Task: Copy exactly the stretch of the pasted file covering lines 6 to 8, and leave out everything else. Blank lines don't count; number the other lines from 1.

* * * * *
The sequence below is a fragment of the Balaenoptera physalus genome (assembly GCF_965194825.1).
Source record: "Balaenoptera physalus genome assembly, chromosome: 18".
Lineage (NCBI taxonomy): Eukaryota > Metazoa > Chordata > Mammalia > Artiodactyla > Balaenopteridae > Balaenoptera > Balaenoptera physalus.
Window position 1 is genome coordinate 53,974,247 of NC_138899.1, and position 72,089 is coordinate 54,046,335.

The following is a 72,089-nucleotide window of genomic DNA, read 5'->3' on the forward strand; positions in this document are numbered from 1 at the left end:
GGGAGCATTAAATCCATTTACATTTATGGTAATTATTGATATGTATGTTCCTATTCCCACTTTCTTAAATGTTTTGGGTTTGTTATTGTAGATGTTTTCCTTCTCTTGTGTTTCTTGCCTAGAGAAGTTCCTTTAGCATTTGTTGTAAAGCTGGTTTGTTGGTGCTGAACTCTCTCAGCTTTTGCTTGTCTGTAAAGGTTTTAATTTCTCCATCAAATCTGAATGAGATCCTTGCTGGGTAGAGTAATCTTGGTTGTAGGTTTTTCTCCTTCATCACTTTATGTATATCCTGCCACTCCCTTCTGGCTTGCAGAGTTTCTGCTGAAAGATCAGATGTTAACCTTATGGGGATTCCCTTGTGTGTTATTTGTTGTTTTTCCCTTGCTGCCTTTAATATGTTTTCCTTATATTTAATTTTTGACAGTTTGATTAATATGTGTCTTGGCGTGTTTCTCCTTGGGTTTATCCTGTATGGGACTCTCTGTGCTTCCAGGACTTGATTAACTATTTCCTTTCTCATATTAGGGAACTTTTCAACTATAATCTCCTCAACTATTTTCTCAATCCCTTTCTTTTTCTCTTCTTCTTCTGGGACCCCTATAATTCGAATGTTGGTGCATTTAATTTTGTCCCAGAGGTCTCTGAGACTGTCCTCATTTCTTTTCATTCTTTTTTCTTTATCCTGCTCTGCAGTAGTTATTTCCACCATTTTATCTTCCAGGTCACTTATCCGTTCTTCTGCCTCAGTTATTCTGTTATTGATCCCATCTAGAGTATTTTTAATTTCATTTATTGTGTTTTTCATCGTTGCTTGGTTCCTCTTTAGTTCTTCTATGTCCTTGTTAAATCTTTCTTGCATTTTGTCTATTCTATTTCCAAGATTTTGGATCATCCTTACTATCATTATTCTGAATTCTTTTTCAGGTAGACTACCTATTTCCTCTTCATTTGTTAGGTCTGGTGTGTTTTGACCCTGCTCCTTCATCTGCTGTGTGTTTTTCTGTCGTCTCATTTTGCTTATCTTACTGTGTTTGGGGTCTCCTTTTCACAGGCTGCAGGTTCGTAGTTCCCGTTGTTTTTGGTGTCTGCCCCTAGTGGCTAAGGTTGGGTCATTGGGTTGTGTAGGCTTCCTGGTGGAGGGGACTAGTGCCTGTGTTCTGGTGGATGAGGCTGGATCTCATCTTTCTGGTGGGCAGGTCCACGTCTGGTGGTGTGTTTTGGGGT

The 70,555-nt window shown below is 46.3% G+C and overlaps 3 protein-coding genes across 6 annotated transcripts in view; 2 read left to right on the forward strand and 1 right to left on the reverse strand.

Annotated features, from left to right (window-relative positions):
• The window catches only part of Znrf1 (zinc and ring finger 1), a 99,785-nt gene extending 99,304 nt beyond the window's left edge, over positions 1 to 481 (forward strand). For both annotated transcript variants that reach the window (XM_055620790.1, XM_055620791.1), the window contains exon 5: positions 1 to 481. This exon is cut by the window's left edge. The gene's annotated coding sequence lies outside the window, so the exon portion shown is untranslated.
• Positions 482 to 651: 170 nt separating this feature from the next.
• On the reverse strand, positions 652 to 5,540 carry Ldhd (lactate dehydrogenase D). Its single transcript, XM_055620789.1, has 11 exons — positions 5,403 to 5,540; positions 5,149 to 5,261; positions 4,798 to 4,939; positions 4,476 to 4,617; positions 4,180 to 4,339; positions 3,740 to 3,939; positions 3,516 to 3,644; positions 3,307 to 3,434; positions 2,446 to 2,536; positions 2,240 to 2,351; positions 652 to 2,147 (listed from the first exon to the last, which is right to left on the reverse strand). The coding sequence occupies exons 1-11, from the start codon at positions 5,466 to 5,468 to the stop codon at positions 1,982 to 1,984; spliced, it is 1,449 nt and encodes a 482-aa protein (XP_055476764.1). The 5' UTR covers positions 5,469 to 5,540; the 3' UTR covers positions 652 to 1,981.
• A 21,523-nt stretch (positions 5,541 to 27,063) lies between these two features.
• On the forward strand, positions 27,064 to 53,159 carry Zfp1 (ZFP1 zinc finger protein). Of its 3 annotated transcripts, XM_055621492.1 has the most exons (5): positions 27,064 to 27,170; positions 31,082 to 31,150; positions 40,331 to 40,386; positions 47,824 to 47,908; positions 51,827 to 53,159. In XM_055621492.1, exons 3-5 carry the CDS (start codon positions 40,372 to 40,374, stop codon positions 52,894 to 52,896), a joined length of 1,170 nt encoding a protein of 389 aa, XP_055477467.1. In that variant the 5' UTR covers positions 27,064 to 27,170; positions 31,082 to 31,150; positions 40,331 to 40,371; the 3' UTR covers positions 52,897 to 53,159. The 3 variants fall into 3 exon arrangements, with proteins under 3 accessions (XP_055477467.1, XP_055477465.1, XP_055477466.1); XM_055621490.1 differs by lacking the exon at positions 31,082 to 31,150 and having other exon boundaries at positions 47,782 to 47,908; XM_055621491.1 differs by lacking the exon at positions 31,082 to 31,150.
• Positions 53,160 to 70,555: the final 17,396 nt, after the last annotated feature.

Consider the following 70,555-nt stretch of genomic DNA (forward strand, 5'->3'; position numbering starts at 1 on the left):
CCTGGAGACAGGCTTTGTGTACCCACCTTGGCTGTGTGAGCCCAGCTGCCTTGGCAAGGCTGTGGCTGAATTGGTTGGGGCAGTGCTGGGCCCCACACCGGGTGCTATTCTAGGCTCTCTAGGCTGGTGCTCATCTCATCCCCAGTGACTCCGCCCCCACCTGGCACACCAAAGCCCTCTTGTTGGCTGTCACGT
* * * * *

GGGAGCATTAAATCCATTTACATTTATGGTAATTATTGATATGTATGTTCCTATTCCCACTTTCTTAAATGTTTTGGGTTTGTTATTGTAGATGTTTTCCTTCTCTTGTGTTTCTTGCCTAGAGAAGTTCCTTTAGCATTTGTTGTAAAGCTGGTTTGTTGGTGCTGAACTCTCTCAGCTTTTGCTTGTCTGTAAAGGTTTTAATTTCTCCATCAAATCTGAATGAGATCCTTGCTGGGTAGAGTAATCTTGGTTGTAGGTTTTTCTCCTTCATCACTTTATGTATATCCTGCCACTCCCTTCTGGCTTGCAGAGTTTCTGCTGAAAGATCAGATGTTAACCTTATGGGGATTCCCTTGTGTGTTATTTGTTGTTTTTCCCTTGCTGCCTTTAATATGTTTTCCTTATATTTAATTTTTGACAGTTTGATTAATATGTGTCTTGGCGTGTTTCTCCTTGGGTTTATCCTGTATGGGACTCTCTGTGCTTCCAGGACTTGATTAACTATTTCCTTTCTCATATTAGGGAACTTTTCAACTATAATCTCCTCAACTATTTTCTCAATCCCTTTCTTTTTCTCTTCTTCTTCTGGGACCCCTATAATTCGAATGTTGGTGCATTTAATTTTGTCCCAGAGGTCTCTGAGACTGTCCTCATTTCTTTTCATTCTTTTTTCTTTATCCTGCTCTGCAGTAGTTATTTCCACCATTTTATCTTCCAGGTCACTTATCCGTTCTTCTGCCTCAGTTATTCTGTTATTGATCCCATCTAGAGTATTTTTAATTTCATTTATTGTGTTTTTCATCGTTGCTTGGTTCCTCTTTAGTTCTTCTATGTCCTTGTTAAATCTTTCTTGCATTTTGTCTATTCTATTTCCAAGATTTTGGATCATCCTTACTATCATTATTCTGAATTCTTTTTCAGGTAGACTACCTATTTCCTCTTCATTTGTTAGGTCTGGTGTGTTTTGACCCTGCTCCTTCATCTGCTGTGTGTTTTTCTGTCGTCTCATTTTGCTTATCTTACTGTGTTTGGGGTCTCCTTTTCACAGGCTGCAGGTTCGTAGTTCCCGTTGTTTTTGGTGTCTGCCCCTAGTGGCTAAGGTTGGGTCATTGGGTTGTGTAGGCTTCCTGGTGGAGGGGACTAGTGCCTGTGTTCTGGTGGATGAGGCTGGATCTCATCTTTCTGGTGGGCAGGTCCACGTCTGGTGGTGTGTTTTGGGGT

The 70,555-nt window shown below is 46.3% G+C and overlaps 3 protein-coding genes across 6 annotated transcripts in view; 2 read left to right on the forward strand and 1 right to left on the reverse strand.

Annotated features, from left to right (window-relative positions):